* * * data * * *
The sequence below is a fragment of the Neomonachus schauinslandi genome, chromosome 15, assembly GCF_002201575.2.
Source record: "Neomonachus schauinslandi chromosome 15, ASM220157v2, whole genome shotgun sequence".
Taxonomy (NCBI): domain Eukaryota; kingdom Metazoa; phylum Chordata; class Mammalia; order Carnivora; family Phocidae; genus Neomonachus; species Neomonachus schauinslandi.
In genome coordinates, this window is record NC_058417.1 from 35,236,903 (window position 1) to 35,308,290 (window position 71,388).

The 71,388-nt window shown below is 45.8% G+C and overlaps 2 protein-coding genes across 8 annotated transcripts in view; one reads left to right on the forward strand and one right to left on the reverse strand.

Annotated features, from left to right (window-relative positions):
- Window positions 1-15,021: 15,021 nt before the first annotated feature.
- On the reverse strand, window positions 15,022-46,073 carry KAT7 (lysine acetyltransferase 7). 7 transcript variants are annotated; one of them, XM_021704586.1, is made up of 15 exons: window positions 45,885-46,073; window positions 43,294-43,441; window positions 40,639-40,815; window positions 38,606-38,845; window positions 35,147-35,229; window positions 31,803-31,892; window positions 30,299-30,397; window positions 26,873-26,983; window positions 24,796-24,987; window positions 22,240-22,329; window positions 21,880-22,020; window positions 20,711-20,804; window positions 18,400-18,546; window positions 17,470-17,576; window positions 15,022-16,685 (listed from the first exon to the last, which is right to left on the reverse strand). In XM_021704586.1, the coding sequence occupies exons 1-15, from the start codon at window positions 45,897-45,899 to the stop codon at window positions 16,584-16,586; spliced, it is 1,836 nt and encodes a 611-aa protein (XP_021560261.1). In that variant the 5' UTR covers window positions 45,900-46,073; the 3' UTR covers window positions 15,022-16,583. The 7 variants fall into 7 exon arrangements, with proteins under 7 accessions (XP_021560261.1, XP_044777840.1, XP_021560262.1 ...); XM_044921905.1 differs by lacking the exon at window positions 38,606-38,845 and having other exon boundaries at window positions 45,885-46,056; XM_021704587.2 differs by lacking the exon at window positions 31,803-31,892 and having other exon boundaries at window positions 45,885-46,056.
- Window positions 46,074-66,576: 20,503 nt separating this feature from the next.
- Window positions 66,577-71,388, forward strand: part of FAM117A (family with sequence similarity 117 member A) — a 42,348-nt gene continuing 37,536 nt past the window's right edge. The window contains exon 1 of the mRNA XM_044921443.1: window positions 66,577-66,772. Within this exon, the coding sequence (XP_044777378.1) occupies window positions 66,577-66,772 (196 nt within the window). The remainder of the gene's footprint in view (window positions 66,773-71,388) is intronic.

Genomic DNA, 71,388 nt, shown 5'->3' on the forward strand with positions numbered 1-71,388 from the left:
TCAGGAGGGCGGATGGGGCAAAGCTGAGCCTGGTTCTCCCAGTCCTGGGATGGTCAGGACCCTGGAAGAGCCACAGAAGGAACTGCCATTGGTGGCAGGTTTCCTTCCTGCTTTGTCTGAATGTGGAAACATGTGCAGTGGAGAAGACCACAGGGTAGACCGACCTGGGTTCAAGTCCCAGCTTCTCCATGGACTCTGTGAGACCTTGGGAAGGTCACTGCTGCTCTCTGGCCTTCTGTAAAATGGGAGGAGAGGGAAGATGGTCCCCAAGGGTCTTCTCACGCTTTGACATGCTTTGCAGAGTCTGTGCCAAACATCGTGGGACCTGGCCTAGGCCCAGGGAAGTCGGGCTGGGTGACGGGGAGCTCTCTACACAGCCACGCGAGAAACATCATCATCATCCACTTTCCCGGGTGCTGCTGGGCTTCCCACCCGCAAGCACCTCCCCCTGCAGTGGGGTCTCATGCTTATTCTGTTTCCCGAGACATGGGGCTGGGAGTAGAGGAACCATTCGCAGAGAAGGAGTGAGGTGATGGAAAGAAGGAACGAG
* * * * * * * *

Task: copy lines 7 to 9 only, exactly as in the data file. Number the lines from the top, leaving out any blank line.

- Window positions 1-15,021: 15,021 nt before the first annotated feature.
- On the reverse strand, window positions 15,022-46,073 carry KAT7 (lysine acetyltransferase 7). 7 transcript variants are annotated; one of them, XM_021704586.1, is made up of 15 exons: window positions 45,885-46,073; window positions 43,294-43,441; window positions 40,639-40,815; window positions 38,606-38,845; window positions 35,147-35,229; window positions 31,803-31,892; window positions 30,299-30,397; window positions 26,873-26,983; window positions 24,796-24,987; window positions 22,240-22,329; window positions 21,880-22,020; window positions 20,711-20,804; window positions 18,400-18,546; window positions 17,470-17,576; window positions 15,022-16,685 (listed from the first exon to the last, which is right to left on the reverse strand). In XM_021704586.1, the coding sequence occupies exons 1-15, from the start codon at window positions 45,897-45,899 to the stop codon at window positions 16,584-16,586; spliced, it is 1,836 nt and encodes a 611-aa protein (XP_021560261.1). In that variant the 5' UTR covers window positions 45,900-46,073; the 3' UTR covers window positions 15,022-16,583. The 7 variants fall into 7 exon arrangements, with proteins under 7 accessions (XP_021560261.1, XP_044777840.1, XP_021560262.1 ...); XM_044921905.1 differs by lacking the exon at window positions 38,606-38,845 and having other exon boundaries at window positions 45,885-46,056; XM_021704587.2 differs by lacking the exon at window positions 31,803-31,892 and having other exon boundaries at window positions 45,885-46,056.
- Window positions 46,074-66,576: 20,503 nt separating this feature from the next.